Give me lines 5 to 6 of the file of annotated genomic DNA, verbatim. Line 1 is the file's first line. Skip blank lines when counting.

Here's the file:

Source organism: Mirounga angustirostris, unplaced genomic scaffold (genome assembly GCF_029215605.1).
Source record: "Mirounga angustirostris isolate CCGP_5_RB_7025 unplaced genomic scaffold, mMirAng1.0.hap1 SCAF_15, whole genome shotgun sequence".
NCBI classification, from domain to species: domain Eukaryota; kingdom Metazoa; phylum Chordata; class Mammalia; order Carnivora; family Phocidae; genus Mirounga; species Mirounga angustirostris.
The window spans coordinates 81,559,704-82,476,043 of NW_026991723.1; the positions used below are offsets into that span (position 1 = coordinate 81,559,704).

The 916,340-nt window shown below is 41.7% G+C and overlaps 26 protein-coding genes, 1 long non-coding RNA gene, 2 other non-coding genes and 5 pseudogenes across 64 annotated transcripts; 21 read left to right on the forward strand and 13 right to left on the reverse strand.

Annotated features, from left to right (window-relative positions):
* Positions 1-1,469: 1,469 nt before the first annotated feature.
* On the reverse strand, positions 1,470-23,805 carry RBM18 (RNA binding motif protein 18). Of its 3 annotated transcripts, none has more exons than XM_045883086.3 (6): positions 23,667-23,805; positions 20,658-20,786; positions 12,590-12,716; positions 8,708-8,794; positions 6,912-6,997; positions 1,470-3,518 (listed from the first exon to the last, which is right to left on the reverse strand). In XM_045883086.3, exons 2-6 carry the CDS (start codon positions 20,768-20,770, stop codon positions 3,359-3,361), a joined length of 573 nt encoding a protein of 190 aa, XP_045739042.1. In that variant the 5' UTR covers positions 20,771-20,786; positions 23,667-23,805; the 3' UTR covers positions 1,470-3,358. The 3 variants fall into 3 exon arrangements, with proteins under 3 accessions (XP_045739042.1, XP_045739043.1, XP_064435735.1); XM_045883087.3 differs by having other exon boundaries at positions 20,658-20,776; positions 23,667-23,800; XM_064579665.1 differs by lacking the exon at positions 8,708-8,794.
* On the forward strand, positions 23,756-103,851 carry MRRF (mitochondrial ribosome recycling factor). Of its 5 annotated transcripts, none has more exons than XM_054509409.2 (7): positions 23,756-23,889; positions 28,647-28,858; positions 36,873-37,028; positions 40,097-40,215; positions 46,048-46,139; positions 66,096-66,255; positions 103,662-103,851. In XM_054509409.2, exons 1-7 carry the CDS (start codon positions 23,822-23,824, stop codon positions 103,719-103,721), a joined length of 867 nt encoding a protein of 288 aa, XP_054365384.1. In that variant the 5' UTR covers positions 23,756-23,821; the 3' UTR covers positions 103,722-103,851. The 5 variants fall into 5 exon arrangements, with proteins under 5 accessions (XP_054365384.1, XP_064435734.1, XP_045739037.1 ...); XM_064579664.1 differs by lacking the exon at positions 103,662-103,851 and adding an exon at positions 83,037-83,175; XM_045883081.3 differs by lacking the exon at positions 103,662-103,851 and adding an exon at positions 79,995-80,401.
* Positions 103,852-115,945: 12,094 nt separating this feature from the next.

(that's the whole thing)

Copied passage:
The 916,340-nt window shown below is 41.7% G+C and overlaps 26 protein-coding genes, 1 long non-coding RNA gene, 2 other non-coding genes and 5 pseudogenes across 64 annotated transcripts; 21 read left to right on the forward strand and 13 right to left on the reverse strand.

Annotated features, from left to right (window-relative positions):